# Can I tie into a three-phase #10 circuit with #12 wire?

I'm working on an existing structure that was fitted to be a grocery store, so a majority of the junction boxes are 3 phase and above 240 volt service or higher. My problem is that there are two 120 volt junction boxes that connect to all the 120 volt outlets throughout the store.

There are already about 5 receptacles tied together in one box using 10 gauge wire. Do I need 10 gauge wire to tie into this pre-existing circuit or can I use 12 gauge cable or will it carry too much load?

• Depends, you really have have someone perform a voltage drop calculation to get a proper answer. – Retired Master Electrician Sep 29 '17 at 17:04
• Also what size breaker is feeding this commercial rules are slightly different than residential. – Ed Beal Sep 29 '17 at 17:14
• If the breaker likely needs to be downgraded if adding smaller gauge wiring to the circuit. – Tyson Sep 29 '17 at 18:34
• What size breaker is controlling these outlets? Also, what are you trying to do to this structure? – ThreePhaseEel Sep 29 '17 at 22:17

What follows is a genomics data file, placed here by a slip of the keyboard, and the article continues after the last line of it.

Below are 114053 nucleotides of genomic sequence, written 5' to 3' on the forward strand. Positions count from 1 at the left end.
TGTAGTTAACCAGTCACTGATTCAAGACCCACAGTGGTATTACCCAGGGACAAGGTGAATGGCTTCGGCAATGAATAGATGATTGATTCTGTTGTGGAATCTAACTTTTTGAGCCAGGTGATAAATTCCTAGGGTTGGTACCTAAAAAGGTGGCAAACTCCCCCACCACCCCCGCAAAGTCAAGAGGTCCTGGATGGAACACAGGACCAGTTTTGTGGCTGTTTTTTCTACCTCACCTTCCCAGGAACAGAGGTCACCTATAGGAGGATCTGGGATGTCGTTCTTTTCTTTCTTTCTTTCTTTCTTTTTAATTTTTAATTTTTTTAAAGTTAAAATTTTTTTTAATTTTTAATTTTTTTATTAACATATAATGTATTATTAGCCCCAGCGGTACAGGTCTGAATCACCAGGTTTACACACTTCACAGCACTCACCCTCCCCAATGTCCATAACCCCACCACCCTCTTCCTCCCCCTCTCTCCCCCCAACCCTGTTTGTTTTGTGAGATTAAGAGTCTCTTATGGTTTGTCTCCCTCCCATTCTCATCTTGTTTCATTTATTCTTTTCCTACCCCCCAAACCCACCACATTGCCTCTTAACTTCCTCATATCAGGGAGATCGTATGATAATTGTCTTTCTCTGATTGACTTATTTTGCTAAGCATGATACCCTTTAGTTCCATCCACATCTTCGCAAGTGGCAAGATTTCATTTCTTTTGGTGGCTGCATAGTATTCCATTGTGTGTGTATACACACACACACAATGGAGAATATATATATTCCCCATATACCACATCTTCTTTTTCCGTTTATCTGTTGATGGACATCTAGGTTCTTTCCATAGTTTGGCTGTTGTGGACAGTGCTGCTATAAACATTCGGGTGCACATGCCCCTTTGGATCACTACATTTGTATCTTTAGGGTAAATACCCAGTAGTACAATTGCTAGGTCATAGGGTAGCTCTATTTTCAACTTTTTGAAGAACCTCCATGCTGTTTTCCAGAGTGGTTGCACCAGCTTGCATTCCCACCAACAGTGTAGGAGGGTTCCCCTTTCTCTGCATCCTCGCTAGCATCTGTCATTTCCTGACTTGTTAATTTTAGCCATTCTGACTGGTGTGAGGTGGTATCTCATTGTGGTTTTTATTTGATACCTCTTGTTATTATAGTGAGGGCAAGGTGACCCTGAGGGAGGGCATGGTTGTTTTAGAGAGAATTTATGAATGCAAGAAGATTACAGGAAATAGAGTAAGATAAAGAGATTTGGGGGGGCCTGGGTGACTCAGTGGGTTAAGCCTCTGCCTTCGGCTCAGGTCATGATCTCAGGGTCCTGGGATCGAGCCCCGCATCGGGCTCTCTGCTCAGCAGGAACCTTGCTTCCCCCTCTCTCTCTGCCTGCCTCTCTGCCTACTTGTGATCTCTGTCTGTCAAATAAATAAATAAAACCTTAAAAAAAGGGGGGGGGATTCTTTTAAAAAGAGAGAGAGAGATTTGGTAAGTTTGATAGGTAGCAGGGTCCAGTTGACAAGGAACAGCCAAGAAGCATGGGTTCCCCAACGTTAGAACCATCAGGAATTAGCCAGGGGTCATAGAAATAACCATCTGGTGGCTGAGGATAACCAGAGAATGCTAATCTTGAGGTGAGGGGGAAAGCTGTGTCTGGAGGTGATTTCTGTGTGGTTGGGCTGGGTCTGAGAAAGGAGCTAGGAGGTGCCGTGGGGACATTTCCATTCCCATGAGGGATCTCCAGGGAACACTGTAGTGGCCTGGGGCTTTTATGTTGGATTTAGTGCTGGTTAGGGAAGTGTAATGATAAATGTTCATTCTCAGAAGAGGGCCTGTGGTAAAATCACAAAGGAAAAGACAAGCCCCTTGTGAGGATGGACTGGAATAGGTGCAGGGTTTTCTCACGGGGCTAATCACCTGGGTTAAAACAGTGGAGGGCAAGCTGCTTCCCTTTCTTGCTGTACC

Feeding common NEMA 5-15 receptacles (plural), the circuit (i.e. the breaker) must be 15A or 20A. You may not put these receptacles on a 30A circuit (breaker)!

You're always allowed to use larger wire. A 20A circuit calls for 12AWG wire minimum, but you may use 10AWG.

So most likely you must change the breaker serving the wires to 120V/20A, then extend with 12AWG wire.

## Safety first

Be very wary of strange and dangerous voltages including 136V, 208V, 277V or 480V. These voltages will be happy to kill you. If you don't know what you're doing in commercial panels, get out of them and call an electrician.

## Add more wire

Since you are commercial, and therefore in conduit, you always have the option to fish additional wires into the conduit. You can have up to 4 circuits per conduit without complications. Pro tip: You have a choice of like 11 wire colors, so use colors different than those already there.

• Commercial doesn't necessarily mean conduit. It could be MC armored cable. But you can always pull more of that, too. – Craig Sep 30 '17 at 17:39

If the #10 AWG wiring is protected with a breaker as required to protect 30 amps, you would need to provide protection for the #12 AWG wiring (and the attached appliances) at is lower rated ampacity.